They were better in every aspect of the game.

    • Let me preface my comments by saying I do not believe Klinsmann to be savvy enough to do this sort of thing on purpose:
      But coaches often do not tell the truth to the media to try to effect their team. If his words to his team were trying for positive motivation, like “yes, we were not at our best but the goals we gave up where fluky” to try to keep confidence high for the next game then he would have to reinforce that in the media. He could also be trying to protect his players from criticism if he thinks it will discourage them more then motivate.
      I guess what I’m saying is this type of talk from a manager should not always be considered discouraging or delusional. Nor does it always reflect their real belief.
      But in this case there is more evidence to go on…so…yeah…

      • Alicat215 says:

        There is truth to this. Sir Alex said it that night in town, you have standard punch lines you give the press to chew on that really don’t have much to do with what you discuss in house about the match. That stays in the bubble. You feed the press BS. Curtain was pretty good at it last year I thought, maybe a little too obvious. This year he’s much more nuanced and mature about it. Tip of the hat to him in that respect. I guess confidence and relative success on the pitch can do that.

      • Agreed about Curtin. He has gotten much better about what and how he shares with the media.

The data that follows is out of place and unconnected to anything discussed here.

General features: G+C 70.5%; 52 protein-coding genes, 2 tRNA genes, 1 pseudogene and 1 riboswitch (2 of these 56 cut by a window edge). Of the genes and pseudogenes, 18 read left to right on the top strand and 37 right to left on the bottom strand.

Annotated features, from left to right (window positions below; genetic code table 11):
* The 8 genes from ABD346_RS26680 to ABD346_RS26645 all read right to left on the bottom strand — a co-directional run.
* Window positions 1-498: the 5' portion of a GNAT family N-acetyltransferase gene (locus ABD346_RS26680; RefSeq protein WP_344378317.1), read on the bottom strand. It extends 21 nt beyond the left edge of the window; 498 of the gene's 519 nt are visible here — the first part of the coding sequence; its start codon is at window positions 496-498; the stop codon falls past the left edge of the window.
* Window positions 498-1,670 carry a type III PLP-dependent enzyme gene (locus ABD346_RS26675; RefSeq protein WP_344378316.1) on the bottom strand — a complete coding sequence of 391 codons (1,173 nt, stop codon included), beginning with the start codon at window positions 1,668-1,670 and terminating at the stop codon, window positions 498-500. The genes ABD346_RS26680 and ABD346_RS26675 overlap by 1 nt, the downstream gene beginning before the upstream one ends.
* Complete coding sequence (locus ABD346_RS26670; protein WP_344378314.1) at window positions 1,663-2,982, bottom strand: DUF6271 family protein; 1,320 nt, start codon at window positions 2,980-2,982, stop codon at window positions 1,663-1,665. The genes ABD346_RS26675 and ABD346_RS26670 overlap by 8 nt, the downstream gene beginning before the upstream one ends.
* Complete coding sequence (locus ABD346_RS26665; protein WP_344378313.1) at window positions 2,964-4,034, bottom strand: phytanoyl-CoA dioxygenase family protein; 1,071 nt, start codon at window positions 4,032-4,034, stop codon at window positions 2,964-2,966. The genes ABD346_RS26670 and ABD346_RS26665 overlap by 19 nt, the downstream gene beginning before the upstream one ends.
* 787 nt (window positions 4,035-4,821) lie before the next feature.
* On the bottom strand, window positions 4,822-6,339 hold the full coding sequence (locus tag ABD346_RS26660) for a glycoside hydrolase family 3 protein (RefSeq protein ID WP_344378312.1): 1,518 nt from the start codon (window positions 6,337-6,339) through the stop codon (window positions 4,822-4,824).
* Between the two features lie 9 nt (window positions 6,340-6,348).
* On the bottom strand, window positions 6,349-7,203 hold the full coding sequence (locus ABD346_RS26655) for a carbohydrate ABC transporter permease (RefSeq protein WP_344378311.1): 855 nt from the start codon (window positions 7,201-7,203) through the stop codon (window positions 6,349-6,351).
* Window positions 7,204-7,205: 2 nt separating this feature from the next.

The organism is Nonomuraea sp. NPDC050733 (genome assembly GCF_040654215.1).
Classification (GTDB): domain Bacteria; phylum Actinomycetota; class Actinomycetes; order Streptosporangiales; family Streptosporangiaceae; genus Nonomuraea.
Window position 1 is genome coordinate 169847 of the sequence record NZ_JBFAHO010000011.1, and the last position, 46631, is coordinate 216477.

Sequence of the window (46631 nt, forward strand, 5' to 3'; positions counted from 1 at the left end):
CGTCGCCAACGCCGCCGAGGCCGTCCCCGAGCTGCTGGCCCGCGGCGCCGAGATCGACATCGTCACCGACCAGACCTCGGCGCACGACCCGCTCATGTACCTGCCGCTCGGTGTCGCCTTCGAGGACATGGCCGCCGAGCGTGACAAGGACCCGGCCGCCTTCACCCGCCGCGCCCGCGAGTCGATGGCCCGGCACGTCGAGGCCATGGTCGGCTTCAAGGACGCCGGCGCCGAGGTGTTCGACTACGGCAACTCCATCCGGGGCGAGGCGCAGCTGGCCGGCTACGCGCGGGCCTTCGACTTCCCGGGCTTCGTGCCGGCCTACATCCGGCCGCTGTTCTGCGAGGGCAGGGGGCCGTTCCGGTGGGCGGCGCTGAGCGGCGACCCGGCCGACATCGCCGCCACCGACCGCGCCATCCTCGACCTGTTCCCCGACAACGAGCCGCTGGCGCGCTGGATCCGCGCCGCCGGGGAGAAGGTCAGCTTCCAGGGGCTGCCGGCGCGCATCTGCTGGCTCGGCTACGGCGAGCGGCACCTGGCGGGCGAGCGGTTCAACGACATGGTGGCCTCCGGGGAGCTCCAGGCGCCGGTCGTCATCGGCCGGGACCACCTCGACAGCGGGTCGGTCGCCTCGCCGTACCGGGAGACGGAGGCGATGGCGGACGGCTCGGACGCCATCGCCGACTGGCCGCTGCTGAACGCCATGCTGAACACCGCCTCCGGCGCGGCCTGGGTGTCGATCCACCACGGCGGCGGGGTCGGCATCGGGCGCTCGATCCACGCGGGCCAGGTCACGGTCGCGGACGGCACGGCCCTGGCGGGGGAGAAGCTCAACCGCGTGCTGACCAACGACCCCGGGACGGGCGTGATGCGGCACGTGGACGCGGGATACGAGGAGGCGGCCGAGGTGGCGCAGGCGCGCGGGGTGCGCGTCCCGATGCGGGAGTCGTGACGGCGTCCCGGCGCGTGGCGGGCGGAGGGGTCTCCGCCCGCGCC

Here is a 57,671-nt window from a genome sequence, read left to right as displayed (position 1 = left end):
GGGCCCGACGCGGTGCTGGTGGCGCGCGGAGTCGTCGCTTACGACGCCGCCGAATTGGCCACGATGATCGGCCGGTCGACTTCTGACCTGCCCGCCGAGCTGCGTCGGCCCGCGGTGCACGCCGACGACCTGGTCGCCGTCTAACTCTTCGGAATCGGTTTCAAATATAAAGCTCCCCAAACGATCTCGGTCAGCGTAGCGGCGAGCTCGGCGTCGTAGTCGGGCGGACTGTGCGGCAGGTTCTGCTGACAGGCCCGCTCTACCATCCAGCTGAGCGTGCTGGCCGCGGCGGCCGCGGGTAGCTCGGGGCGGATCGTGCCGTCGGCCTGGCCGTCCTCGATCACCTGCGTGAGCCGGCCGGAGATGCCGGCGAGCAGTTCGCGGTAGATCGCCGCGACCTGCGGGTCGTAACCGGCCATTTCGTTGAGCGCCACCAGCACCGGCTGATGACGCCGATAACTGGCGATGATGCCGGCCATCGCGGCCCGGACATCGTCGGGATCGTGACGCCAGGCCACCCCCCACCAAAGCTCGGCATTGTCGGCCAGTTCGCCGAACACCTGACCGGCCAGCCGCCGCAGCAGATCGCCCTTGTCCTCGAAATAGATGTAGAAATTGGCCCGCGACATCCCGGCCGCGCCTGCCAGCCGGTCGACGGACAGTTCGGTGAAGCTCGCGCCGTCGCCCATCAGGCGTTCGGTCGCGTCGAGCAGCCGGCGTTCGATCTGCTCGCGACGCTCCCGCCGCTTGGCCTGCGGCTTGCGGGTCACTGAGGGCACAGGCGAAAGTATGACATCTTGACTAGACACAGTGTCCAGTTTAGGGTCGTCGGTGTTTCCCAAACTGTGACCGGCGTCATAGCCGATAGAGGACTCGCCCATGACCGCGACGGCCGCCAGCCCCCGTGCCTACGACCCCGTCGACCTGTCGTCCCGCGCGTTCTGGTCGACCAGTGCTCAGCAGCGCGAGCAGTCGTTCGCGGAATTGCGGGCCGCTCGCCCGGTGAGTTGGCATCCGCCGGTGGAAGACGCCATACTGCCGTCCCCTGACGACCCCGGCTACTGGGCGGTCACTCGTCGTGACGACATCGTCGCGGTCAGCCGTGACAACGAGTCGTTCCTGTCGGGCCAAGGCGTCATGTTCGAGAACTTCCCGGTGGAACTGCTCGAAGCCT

• Alicat215 says:

      And yes……they were better in every aspect of the game. They cruised after they scored the first goal……absolutely 100% confident we weren’t going to break them down.

  3. I don’t feel good about the U.S. getting out of the group. The team has a look about it like they’re not terribly interested in winning for Klinsmann. I dunno. Just a Spidey sense thing for me. Maybe it’s nothing. I’m really setting my expectations for a loss tonight and a quick and deflating exit for team USA. I do hope I’m wrong.

    • el Pachyderm says:

      Well and when you see the way Mexico or Argentina or chile play it is a bit easy to think why bother to be honest. The one thing I was afraid of, is looking like a bunch of complete amateurs and that is just how we looked in our one game versus the first games of other teams. Maybe they turn it around and win. Either way~ we have an Aesthetic problem with this incarnation of players who are original cell phones in a day and age of handless do everything devices.
      The Joker in me wonders, “why so serious.”